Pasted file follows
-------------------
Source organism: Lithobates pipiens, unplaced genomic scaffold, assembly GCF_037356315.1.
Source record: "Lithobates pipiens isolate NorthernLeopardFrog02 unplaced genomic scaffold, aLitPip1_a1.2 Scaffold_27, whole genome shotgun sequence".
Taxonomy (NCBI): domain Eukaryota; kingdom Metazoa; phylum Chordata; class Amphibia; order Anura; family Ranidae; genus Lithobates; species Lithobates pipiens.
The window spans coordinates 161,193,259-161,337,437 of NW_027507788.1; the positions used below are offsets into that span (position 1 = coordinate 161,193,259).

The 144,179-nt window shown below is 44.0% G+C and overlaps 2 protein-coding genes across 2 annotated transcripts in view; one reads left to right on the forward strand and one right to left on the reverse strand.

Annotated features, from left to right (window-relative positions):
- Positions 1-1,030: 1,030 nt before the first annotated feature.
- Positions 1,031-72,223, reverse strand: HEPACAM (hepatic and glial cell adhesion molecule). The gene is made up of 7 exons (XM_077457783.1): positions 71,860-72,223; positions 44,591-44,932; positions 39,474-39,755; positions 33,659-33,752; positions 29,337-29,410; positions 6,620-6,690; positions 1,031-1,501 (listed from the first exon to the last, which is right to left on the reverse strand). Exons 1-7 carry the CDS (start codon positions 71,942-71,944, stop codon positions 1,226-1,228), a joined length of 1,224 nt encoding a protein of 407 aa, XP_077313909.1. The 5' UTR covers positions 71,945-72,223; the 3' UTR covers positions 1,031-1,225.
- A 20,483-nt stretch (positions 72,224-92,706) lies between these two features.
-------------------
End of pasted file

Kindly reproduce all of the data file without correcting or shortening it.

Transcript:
Source organism: Lithobates pipiens, unplaced genomic scaffold, assembly GCF_037356315.1.
Source record: "Lithobates pipiens isolate NorthernLeopardFrog02 unplaced genomic scaffold, aLitPip1_a1.2 Scaffold_27, whole genome shotgun sequence".
Taxonomy (NCBI): domain Eukaryota; kingdom Metazoa; phylum Chordata; class Amphibia; order Anura; family Ranidae; genus Lithobates; species Lithobates pipiens.
The window spans coordinates 161,193,259-161,337,437 of NW_027507788.1; the positions used below are offsets into that span (position 1 = coordinate 161,193,259).

The 144,179-nt window shown below is 44.0% G+C and overlaps 2 protein-coding genes across 2 annotated transcripts in view; one reads left to right on the forward strand and one right to left on the reverse strand.

Annotated features, from left to right (window-relative positions):
- Positions 1-1,030: 1,030 nt before the first annotated feature.
- Positions 1,031-72,223, reverse strand: HEPACAM (hepatic and glial cell adhesion molecule). The gene is made up of 7 exons (XM_077457783.1): positions 71,860-72,223; positions 44,591-44,932; positions 39,474-39,755; positions 33,659-33,752; positions 29,337-29,410; positions 6,620-6,690; positions 1,031-1,501 (listed from the first exon to the last, which is right to left on the reverse strand). Exons 1-7 carry the CDS (start codon positions 71,942-71,944, stop codon positions 1,226-1,228), a joined length of 1,224 nt encoding a protein of 407 aa, XP_077313909.1. The 5' UTR covers positions 71,945-72,223; the 3' UTR covers positions 1,031-1,225.
- A 20,483-nt stretch (positions 72,224-92,706) lies between these two features.